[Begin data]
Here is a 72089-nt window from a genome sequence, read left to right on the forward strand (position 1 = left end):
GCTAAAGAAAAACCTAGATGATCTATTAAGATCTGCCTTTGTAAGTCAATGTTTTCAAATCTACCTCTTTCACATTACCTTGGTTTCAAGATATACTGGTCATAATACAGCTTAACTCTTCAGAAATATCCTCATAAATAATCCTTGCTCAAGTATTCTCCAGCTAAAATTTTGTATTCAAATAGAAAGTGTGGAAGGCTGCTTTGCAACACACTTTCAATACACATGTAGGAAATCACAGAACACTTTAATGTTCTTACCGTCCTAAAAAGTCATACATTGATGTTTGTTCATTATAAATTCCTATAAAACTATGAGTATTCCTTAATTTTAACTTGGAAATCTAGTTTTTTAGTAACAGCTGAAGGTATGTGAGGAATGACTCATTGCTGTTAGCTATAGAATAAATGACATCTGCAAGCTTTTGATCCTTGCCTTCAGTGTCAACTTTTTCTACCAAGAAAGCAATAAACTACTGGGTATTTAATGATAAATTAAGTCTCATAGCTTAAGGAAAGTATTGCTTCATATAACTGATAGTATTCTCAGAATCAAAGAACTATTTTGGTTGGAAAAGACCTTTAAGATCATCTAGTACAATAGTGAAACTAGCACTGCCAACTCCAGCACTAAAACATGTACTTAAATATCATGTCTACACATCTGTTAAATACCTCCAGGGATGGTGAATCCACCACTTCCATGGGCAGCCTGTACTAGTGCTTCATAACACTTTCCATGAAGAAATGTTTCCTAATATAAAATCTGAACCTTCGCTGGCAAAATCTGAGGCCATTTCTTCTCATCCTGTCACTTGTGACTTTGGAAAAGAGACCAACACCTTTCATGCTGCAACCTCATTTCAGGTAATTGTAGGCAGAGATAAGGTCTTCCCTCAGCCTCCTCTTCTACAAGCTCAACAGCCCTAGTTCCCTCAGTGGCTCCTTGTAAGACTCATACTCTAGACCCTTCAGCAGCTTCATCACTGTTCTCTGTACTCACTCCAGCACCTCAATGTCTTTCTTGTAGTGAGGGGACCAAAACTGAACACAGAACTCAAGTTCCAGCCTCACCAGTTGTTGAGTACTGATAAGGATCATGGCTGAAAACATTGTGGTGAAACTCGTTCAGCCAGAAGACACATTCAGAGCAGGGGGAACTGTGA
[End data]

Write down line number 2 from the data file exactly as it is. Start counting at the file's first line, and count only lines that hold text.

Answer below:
GCTAAAGAAAAACCTAGATGATCTATTAAGATCTGCCTTTGTAAGTCAATGTTTTCAAATCTACCTCTTTCACATTACCTTGGTTTCAAGATATACTGGTCATAATACAGCTTAACTCTTCAGAAATATCCTCATAAATAATCCTTGCTCAAGTATTCTCCAGCTAAAATTTTGTATTCAAATAGAAAGTGTGGAAGGCTGCTTTGCAACACACTTTCAATACACATGTAGGAAATCACAGAACACTTTAATGTTCTTACCGTCCTAAAAAGTCATACATTGATGTTTGTTCATTATAAATTCCTATAAAACTATGAGTATTCCTTAATTTTAACTTGGAAATCTAGTTTTTTAGTAACAGCTGAAGGTATGTGAGGAATGACTCATTGCTGTTAGCTATAGAATAAATGACATCTGCAAGCTTTTGATCCTTGCCTTCAGTGTCAACTTTTTCTACCAAGAAAGCAATAAACTACTGGGTATTTAATGATAAATTAAGTCTCATAGCTTAAGGAAAGTATTGCTTCATATAACTGATAGTATTCTCAGAATCAAAGAACTATTTTGGTTGGAAAAGACCTTTAAGATCATCTAGTACAATAGTGAAACTAGCACTGCCAACTCCAGCACTAAAACATGTACTTAAATATCATGTCTACACATCTGTTAAATACCTCCAGGGATGGTGAATCCACCACTTCCATGGGCAGCCTGTACTAGTGCTTCATAACACTTTCCATGAAGAAATGTTTCCTAATATAAAATCTGAACCTTCGCTGGCAAAATCTGAGGCCATTTCTTCTCATCCTGTCACTTGTGACTTTGGAAAAGAGACCAACACCTTTCATGCTGCAACCTCATTTCAGGTAATTGTAGGCAGAGATAAGGTCTTCCCTCAGCCTCCTCTTCTACAAGCTCAACAGCCCTAGTTCCCTCAGTGGCTCCTTGTAAGACTCATACTCTAGACCCTTCAGCAGCTTCATCACTGTTCTCTGTACTCACTCCAGCACCTCAATGTCTTTCTTGTAGTGAGGGGACCAAAACTGAACACAGAACTCAAGTTCCAGCCTCACCAGTTGTTGAGTACTGATAAGGATCATGGCTGAAAACATTGTGGTGAAACTCGTTCAGCCAGAAGACACATTCAGAGCAGGGGGAACTGTGA